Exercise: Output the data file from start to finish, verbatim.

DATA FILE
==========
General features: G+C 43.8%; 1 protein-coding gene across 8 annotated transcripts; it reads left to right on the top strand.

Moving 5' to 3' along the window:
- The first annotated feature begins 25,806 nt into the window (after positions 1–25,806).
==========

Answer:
General features: G+C 43.8%; 1 protein-coding gene across 8 annotated transcripts; it reads left to right on the top strand.

Moving 5' to 3' along the window:
- The first annotated feature begins 25,806 nt into the window (after positions 1–25,806).